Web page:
When my daughter was two years old, my brother gave me a hilarious birthday card that featured a disheveled, tired looking woman soaking her feet in a child’s wading pool while surrounded by screeching children. She had a “whatcha gonna do?” smile on her face, and the caption read: “Motherhood. That’s right, baby, livin’ the dream!” I frequently think of that card during certain snapshot moments of my daily life.
|Oh yeah baby…livin’ the dream.
On this particular Sunday morning, we were fortunate enough to have two sick children for the second time in a month. It was a comically long night with both sickies, the highlight being my oldest coughing so hard I was certain she had vomited. I was unable to respond, lying corpse-like in bed as my baby lay finally asleep on my chest, the only position that had made her stop crying, while my husband rushed to assist our coughing, possibly puking daughter. I was dazed to say the least when I awoke that morning (after nursing for the 85th time in 12 hours) and discovered both girls wedged into bed with us.
Izzy, despite her unfavorable night of sleep, hit the ground running and was trying to coax her sister into participating in some sort of game that involved her being a dog. “Come here, dog, “she encouraged, holding out a ball, while Sophie howled and attempted to scramble over her sister to me, the asshole who had selfishly turned her back to her. I drifted in and out of consciousness for several blissful, albeit disjointed, minutes, jarred back to reality by Sophie clawing at my delicate ear cartilage with her dagger-like, unclipped (my fault) fingernails. A cacophony of sneezing, coughing, nose-blowing, and gas-passing disrupted my attempt at slumber. At one point, the two girls were hacking in unison.
Desperate to escape the Coughing Twins in Stereo, I hefted the baby off my bed and urged her sister to play with her. Izzy instead ran shrieking into the hallway and began violently rattling the baby gate while I closed my eyes in vain.
The introduction of Izzy’s homemade didgeridoo put me over the edge
, jolting me into the realization that the baby was standing on tiptoes trying to pull everything off the night-table next to me.
“Not for Sophie! Mm-mmmm,” I warned, looking around in annoyance to discover my husband had escaped to the bathroom. Clang! Clang! The gate shook. Whhhhhhooooooooo-eeeeeeeeeee, boomed the didgeridoo! Thunk! went Sophie’s head against the side of the bed and she began to sob.
|Future hip hop recording artist
“My dog! My dog!” Izzy screamed, running into the room. From the bathroom, I heard the strains of my husband’s manic laughter, the discordant soundtrack of our morning too hilarious for words. I hurriedly ushered the family downstairs for breakfast. Shawn prepared a veritable feast, designed to energize our bodies and replenish our spirits after the past 12 hours.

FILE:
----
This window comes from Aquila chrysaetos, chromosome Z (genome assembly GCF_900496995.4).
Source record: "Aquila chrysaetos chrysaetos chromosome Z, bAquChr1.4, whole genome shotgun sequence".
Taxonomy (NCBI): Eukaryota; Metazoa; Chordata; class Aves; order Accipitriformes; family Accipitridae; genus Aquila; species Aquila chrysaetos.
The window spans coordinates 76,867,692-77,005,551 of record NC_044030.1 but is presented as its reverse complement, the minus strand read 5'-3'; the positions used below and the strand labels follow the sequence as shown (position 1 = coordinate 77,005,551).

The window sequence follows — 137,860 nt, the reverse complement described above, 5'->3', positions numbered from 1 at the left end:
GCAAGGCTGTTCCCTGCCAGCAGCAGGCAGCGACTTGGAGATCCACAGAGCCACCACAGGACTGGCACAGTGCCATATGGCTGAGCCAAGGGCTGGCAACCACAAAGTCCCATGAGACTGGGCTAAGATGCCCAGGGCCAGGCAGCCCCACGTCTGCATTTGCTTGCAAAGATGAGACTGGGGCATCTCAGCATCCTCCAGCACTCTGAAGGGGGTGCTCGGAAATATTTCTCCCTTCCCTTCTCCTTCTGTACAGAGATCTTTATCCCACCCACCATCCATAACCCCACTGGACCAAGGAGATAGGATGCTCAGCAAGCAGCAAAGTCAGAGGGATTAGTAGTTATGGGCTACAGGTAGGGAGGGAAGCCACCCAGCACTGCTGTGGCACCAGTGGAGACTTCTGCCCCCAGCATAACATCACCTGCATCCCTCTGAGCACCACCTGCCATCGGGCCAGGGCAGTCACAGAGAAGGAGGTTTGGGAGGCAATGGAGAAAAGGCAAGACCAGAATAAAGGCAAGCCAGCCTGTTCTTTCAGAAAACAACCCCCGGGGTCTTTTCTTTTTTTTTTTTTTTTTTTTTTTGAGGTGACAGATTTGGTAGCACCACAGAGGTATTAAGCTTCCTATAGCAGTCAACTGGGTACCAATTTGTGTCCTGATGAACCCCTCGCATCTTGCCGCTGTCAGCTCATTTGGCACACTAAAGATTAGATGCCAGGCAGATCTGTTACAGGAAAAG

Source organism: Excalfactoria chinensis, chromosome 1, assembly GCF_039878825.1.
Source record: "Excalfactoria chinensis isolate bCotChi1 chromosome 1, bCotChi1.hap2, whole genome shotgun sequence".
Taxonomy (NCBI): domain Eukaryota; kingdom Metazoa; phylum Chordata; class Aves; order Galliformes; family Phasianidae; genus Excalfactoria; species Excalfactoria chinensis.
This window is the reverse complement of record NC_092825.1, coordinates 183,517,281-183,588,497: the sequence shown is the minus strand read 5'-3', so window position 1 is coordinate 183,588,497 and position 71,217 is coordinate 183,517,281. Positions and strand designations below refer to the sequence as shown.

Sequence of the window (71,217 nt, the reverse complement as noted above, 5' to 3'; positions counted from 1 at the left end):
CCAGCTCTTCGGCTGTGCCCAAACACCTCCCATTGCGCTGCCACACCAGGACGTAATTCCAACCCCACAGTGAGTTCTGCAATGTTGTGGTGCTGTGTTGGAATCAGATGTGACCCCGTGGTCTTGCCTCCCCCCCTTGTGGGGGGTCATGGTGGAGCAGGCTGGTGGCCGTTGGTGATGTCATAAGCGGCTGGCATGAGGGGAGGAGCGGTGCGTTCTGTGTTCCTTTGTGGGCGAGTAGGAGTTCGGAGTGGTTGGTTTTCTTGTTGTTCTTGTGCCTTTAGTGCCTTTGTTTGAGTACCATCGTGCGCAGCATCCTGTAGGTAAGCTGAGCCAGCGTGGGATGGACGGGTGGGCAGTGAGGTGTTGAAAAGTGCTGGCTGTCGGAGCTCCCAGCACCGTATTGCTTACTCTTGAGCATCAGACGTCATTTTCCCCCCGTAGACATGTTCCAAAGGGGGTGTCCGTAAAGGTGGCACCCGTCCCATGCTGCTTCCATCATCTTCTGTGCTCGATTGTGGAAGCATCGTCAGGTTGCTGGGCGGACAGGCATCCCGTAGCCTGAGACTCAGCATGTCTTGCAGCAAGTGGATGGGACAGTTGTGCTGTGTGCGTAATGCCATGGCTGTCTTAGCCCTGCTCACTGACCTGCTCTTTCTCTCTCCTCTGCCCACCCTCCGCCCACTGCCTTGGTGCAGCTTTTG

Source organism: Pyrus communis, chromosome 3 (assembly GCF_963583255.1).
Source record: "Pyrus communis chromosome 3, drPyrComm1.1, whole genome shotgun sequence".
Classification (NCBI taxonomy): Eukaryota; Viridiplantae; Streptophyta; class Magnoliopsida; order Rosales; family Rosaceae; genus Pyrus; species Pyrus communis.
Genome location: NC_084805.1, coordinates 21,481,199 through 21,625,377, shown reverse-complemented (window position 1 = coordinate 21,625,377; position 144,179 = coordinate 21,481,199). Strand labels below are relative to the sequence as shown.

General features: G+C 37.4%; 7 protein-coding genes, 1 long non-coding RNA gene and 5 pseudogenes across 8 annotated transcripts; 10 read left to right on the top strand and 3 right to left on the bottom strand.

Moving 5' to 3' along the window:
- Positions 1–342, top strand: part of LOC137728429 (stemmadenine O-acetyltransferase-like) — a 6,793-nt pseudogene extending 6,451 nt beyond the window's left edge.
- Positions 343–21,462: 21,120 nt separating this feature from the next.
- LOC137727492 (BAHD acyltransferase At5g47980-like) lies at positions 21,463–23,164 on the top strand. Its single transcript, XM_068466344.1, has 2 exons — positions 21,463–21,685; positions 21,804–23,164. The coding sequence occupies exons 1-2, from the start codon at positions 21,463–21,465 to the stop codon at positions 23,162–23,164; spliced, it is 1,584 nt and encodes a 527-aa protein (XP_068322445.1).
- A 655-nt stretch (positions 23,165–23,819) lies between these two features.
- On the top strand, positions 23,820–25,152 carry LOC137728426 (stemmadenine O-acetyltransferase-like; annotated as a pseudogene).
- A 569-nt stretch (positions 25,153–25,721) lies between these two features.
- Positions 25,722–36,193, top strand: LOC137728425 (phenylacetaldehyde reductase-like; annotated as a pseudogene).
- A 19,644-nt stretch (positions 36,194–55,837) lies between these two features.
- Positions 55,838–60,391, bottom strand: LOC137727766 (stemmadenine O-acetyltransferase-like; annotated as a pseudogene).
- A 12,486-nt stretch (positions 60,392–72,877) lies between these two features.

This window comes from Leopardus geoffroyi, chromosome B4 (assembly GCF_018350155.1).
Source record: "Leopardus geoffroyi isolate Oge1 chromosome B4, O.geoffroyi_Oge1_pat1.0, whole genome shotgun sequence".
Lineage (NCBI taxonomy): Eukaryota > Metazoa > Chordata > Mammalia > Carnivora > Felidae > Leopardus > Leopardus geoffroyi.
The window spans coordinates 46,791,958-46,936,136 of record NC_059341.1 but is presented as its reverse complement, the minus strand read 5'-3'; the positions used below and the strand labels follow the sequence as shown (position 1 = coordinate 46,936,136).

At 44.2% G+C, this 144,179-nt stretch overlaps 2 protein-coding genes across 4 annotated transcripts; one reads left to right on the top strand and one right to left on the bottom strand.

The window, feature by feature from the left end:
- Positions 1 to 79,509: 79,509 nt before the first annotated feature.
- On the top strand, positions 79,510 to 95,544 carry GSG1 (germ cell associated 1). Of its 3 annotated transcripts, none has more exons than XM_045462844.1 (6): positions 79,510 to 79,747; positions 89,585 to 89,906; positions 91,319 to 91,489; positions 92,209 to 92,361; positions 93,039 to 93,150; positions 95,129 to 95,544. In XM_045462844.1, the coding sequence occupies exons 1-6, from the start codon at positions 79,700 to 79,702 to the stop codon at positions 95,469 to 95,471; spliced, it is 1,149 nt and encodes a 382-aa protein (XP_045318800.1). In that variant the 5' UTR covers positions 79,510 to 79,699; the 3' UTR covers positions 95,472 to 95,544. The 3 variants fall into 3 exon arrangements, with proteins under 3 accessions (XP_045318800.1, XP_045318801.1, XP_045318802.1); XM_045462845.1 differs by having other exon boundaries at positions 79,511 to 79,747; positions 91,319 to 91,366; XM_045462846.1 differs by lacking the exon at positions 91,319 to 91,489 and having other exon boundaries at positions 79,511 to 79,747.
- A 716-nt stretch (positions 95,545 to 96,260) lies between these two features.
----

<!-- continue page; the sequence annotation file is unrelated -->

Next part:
As we sat down at the dining room table to enjoy our food, Izzy coughed loudly and rudely over our plates. The baby clawed at my legs crying, snot bubbling out of her nose as I raised my fork to my lips. I commented wryly to my husband, “This is a Livin’ the Dream kind of morning.” To further drive home the point, my six year old daughter began to spontaneously rap, “Yeah baby I’m-a livin’ the dream. Never lookin’ back, I’m-a livin’ the dream.”
I find that days that begin this way often remain tumultuous until the sun is down. Our Livin’ the Dream snapshot for the afternoon occurred at the zoo, as we were desperate to escape the confines of our germ-infested home in the hopes that some fresh air would invigorate us. We were sitting at a picnic table attempting to eat lunch when simultaneously confronted by two of Izzy’s most pronounced phobias: wind and wild birds.
As huge gusts of wind descended upon us seemingly out of nowhere, we noticed that we were being stalked by a persistent, hungry peacock. Izzy flipped her shit. Scaling the table in terror she attempted to climb onto my husband’s head like a spider monkey, screeching in horror. As is the norm for me, I began to giggle nervously while trying to remain authoritative.
“Let’s just go,” my husband said, disheartened. Uncertain as to whether he meant leave the zoo or leave the table, I was determined to salvage our outing. “Pack up the food,” I ordered him, as he attempted to frighten the stupid bird away with the stroller. “Izzy, get on my back,” I directed my blubbering child. We fled the scene like refugees, Shawn hastily pushing the stroller through the squall and carrying the backpack while I careened down the path with my daughter on my back and a water bottle in my hand.
At that moment, my baby let forth a tremendous sneeze, unleashing an unsavory river of snot onto her lip. Knowing that snot is really not my husband’s thing (everyone gets one pass-mine is loose teeth) I leaned over, my six year old perched precariously on my back, fished the wad of community TP out of my pocket with one hand and confiscated the monstrosity of mucous in one mighty swipe. I was Supermom. Livin’ the Dream indeed.
|Every outing is an adventure